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The following databases are newly acquired or being evaluated for a future subscription.
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Asian American Drama contains 252 plays by 42 playwrights, together with detailed, fielded information on related productions, theaters, production companies, and more. Some 50% of these plays have never been published before. The collection begins with the works of Sadakichi Hartmann in the late 19th century and progresses to the writings of contemporary playwrights, such as Philip Kan Gotanda, Elizabeth Wong, and Jeannie Barroga. The plays themselves have been selected using leading bibliographies and with the editorial advice of Josephine D. Lee, University of Minnesota, Twin Cities; Esther S. Kim, University of Illinois, Urbana-Champaign; James S. Moy, University of New Mexico; and Karen Shimakawa, University of California, Davis.
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Black Drama, now in its expanded third edition, contains the full text of more than 1,700 plays written from the mid-1800s to the present by more than 200 playwrights from North America, English-speaking Africa, the Caribbean, and other African diaspora countries. Many of the works are rare, hard to find, or out of print. More than 40 percent of the collection consists of previously unpublished plays by writers such as Langston Hughes, Ed Bullins, Willis Richardson, Amiri Baraka, Randolph Edmonds, Zora Neale Hurston, and many others.
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Bloomsbury Medieval Studies, named one of the best databases of 2020 by Library Journal, offers a global perspective on this rich field of study, bringing together high-quality secondary content with visual primary sources, a brand new reference work and object images in a one-stop digital resource to open up the Medieval world.
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This collection examines the richness and diversity of contemporary theatre and drama from a global context. Contemporary World Drama brings together new work from our existing playwright partners alongside work from up-and-coming playwrights from around the world, including recently produced world premieres, previously unpublished works, etc. from every continent.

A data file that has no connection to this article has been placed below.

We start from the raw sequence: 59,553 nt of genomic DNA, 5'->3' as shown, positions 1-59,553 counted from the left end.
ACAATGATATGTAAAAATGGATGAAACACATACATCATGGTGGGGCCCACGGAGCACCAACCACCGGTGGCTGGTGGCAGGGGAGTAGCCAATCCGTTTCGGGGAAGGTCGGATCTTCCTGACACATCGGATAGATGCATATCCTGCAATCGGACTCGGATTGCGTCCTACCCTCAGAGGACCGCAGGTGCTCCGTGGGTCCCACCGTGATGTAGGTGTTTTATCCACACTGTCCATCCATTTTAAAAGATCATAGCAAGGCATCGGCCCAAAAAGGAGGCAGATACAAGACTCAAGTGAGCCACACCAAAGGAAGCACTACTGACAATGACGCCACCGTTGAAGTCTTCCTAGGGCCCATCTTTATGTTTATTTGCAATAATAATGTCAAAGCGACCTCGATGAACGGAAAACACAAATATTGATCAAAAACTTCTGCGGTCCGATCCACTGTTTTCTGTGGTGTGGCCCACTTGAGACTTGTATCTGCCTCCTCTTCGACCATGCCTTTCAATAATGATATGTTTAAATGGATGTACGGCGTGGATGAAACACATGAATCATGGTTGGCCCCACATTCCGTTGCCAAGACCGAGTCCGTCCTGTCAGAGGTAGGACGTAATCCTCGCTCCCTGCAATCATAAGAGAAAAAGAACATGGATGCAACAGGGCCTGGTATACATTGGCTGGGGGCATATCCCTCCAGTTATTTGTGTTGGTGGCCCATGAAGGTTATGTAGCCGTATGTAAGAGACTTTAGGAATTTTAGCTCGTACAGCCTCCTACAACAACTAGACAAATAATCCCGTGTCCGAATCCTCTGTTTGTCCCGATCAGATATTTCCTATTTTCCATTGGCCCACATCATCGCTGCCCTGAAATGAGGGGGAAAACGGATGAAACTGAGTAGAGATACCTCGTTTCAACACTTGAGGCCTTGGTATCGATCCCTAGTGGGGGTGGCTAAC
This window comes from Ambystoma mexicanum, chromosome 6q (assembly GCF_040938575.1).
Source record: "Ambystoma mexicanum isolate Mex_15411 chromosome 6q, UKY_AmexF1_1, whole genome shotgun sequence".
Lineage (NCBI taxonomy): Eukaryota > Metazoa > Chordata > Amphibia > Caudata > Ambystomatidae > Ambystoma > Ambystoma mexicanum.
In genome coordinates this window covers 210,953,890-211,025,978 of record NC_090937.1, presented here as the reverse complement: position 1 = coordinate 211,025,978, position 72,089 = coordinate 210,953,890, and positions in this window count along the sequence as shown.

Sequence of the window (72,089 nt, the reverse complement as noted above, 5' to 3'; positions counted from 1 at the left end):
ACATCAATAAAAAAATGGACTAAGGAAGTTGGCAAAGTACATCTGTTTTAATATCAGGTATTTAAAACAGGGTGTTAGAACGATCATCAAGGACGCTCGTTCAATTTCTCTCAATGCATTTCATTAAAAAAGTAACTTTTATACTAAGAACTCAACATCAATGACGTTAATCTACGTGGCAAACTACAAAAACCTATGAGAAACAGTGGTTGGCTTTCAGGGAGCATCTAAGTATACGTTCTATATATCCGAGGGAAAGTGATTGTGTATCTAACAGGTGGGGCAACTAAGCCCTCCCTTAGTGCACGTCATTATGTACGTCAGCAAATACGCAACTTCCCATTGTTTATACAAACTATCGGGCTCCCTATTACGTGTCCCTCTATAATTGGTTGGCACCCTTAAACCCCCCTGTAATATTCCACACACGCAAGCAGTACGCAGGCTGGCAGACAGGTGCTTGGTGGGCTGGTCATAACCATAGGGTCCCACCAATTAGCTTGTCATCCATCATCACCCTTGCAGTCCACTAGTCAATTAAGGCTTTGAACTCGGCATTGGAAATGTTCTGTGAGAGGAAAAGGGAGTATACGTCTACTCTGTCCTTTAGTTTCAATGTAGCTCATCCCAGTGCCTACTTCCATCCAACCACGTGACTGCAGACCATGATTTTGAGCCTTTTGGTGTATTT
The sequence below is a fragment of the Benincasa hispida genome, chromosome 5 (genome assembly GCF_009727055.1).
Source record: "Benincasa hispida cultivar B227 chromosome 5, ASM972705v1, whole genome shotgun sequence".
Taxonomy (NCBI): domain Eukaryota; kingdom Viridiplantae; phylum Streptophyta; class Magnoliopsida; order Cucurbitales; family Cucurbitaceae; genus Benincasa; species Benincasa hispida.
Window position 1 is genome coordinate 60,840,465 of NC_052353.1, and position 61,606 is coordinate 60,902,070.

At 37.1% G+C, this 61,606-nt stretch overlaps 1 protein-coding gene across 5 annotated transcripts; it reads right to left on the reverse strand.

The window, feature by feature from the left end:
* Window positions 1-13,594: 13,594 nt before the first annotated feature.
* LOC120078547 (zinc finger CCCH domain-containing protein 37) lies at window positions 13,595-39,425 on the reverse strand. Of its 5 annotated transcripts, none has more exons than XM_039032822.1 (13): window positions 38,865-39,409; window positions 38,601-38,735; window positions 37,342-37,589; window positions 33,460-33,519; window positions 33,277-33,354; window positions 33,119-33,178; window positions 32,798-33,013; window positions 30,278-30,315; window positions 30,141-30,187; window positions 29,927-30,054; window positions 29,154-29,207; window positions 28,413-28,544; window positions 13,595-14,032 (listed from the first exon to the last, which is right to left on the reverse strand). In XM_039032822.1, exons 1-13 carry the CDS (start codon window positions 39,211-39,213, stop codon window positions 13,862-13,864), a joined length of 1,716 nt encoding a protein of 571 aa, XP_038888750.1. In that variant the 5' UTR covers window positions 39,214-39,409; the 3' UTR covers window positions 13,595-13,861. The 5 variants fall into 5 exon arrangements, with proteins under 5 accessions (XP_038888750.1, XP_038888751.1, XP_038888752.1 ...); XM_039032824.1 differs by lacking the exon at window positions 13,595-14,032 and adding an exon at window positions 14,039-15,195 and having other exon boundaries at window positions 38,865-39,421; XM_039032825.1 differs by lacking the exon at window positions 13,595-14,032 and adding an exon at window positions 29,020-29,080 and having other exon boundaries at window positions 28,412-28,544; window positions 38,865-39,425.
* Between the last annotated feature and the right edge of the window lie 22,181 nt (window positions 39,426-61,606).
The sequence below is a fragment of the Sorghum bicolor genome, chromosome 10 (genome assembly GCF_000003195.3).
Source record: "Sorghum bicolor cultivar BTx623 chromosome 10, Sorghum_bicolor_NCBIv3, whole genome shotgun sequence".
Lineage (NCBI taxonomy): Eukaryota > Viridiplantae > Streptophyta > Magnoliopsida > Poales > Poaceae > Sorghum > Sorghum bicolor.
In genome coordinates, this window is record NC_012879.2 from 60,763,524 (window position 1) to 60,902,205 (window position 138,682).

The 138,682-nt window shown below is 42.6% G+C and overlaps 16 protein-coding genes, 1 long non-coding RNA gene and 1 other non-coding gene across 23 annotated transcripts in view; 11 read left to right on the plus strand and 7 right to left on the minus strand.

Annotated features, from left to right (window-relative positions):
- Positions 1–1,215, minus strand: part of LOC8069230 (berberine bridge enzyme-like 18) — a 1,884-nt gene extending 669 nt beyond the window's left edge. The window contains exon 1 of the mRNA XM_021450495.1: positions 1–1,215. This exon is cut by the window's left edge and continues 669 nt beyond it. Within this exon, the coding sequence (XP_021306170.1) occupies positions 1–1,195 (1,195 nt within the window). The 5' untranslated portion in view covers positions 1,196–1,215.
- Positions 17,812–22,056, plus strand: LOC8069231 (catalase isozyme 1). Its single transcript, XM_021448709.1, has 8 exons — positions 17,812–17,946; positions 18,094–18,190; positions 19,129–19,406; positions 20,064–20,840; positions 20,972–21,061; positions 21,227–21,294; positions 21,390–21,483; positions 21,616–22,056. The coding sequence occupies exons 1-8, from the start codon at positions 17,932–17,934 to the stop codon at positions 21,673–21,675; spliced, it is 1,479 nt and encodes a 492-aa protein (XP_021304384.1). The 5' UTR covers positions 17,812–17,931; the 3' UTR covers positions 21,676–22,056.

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Latin American Drama is a one-of-a-kind database with plays written by Latin American playwrights in the 19th-21st centuries. Besides serving as a rich resource for literature scholars, the collection also supports the study of American history, ethnic diversity, immigrations issues, and political history.
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North American Indian Drama contains 244 plays by 48 playwrights representing the stories and creative energies of American Indian and First Nation playwrights of the twentieth century. More than half of the works are previously unpublished, and hard to find, representing groups such as Cherokee, Métis, Creek, Choctaw, Pembina Chippewa, Ojibway, Lenape, Comanche, Cree, Navajo, Rappahannock, Hawaiian/Samoan, and others. Together, the plays demonstrate Native theatre's diversity of tribal traditions and approaches to drama—melding conventional dramatic form with ancient storytelling and ritual performance elements, experimenting with traditional ideas of time and narrative, or challenging Western dramatic structure.
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North American Women's Drama contains 1,517 plays by 330 playwrights and brings these writings the attention they deserve, by publishing the full text of plays written from Colonial times to the present by more than 100 women from the United States and Canada. Many of the works are rare, hard to find, or out of print. Almost a quarter of the collection consists of previously unpublished plays. The plays themselves have been selected using leading bibliographies and with the assistance of our editorial board.
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This historical newspaper provides genealogists, researchers and scholars with online, easily-searchable first-hand accounts and unparalleled coverage of the politics, society and events of the time.
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This historical newspaper provides genealogists, researchers and scholars with online, easily-searchable first-hand accounts and unparalleled coverage of the politics, society and events of the time.
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The South Asia Archive is an extensive resource for students and scholars across the humanities and social sciences. The historical documents within the Archive are truly interdisciplinary, reflecting the varied range of knowledge production in colonial and early post-colonial India and the wider sub-continent. Comprising material sourced from collectors and archivists by the South Asia Research Foundation, this Archive brings together a wealth of important and unique primary and secondary content.
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